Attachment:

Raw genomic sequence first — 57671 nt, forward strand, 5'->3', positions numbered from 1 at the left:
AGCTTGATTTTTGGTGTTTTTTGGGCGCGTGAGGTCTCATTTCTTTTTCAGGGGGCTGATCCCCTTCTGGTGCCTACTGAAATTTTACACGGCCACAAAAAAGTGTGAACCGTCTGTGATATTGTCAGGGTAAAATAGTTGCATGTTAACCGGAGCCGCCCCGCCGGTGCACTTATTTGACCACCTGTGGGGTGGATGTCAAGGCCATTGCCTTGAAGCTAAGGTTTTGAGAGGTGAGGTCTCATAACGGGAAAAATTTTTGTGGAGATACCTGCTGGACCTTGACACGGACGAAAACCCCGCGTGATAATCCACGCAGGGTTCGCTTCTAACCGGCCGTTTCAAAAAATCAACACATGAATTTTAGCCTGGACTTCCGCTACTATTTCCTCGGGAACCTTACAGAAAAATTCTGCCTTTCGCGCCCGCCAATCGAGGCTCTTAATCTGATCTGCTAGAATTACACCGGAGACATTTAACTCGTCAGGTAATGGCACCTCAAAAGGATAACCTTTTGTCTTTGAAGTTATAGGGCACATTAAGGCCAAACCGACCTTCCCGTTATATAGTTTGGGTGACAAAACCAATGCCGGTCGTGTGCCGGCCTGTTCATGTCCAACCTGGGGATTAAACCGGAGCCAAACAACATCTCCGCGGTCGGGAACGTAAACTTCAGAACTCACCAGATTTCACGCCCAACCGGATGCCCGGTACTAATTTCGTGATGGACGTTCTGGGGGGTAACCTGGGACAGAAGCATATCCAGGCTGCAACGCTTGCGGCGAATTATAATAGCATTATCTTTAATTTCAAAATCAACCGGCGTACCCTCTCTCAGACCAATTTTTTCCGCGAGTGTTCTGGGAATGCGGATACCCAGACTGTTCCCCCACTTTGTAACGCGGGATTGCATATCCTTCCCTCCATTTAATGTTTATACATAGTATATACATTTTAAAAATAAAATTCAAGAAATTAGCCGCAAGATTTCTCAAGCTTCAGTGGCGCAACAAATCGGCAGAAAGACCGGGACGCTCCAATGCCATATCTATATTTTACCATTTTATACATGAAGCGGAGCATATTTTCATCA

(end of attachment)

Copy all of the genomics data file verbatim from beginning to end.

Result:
Raw genomic sequence first — 57671 nt, forward strand, 5'->3', positions numbered from 1 at the left:
AGCTTGATTTTTGGTGTTTTTTGGGCGCGTGAGGTCTCATTTCTTTTTCAGGGGGCTGATCCCCTTCTGGTGCCTACTGAAATTTTACACGGCCACAAAAAAGTGTGAACCGTCTGTGATATTGTCAGGGTAAAATAGTTGCATGTTAACCGGAGCCGCCCCGCCGGTGCACTTATTTGACCACCTGTGGGGTGGATGTCAAGGCCATTGCCTTGAAGCTAAGGTTTTGAGAGGTGAGGTCTCATAACGGGAAAAATTTTTGTGGAGATACCTGCTGGACCTTGACACGGACGAAAACCCCGCGTGATAATCCACGCAGGGTTCGCTTCTAACCGGCCGTTTCAAAAAATCAACACATGAATTTTAGCCTGGACTTCCGCTACTATTTCCTCGGGAACCTTACAGAAAAATTCTGCCTTTCGCGCCCGCCAATCGAGGCTCTTAATCTGATCTGCTAGAATTACACCGGAGACATTTAACTCGTCAGGTAATGGCACCTCAAAAGGATAACCTTTTGTCTTTGAAGTTATAGGGCACATTAAGGCCAAACCGACCTTCCCGTTATATAGTTTGGGTGACAAAACCAATGCCGGTCGTGTGCCGGCCTGTTCATGTCCAACCTGGGGATTAAACCGGAGCCAAACAACATCTCCGCGGTCGGGAACGTAAACTTCAGAACTCACCAGATTTCACGCCCAACCGGATGCCCGGTACTAATTTCGTGATGGACGTTCTGGGGGGTAACCTGGGACAGAAGCATATCCAGGCTGCAACGCTTGCGGCGAATTATAATAGCATTATCTTTAATTTCAAAATCAACCGGCGTACCCTCTCTCAGACCAATTTTTTCCGCGAGTGTTCTGGGAATGCGGATACCCAGACTGTTCCCCCACTTTGTAACGCGGGATTGCATATCCTTCCCTCCATTTAATGTTTATACATAGTATATACATTTTAAAAATAAAATTCAAGAAATTAGCCGCAAGATTTCTCAAGCTTCAGTGGCGCAACAAATCGGCAGAAAGACCGGGACGCTCCAATGCCATATCTATATTTTACCATTTTATACATGAAGCGGAGCATATTTTCATCA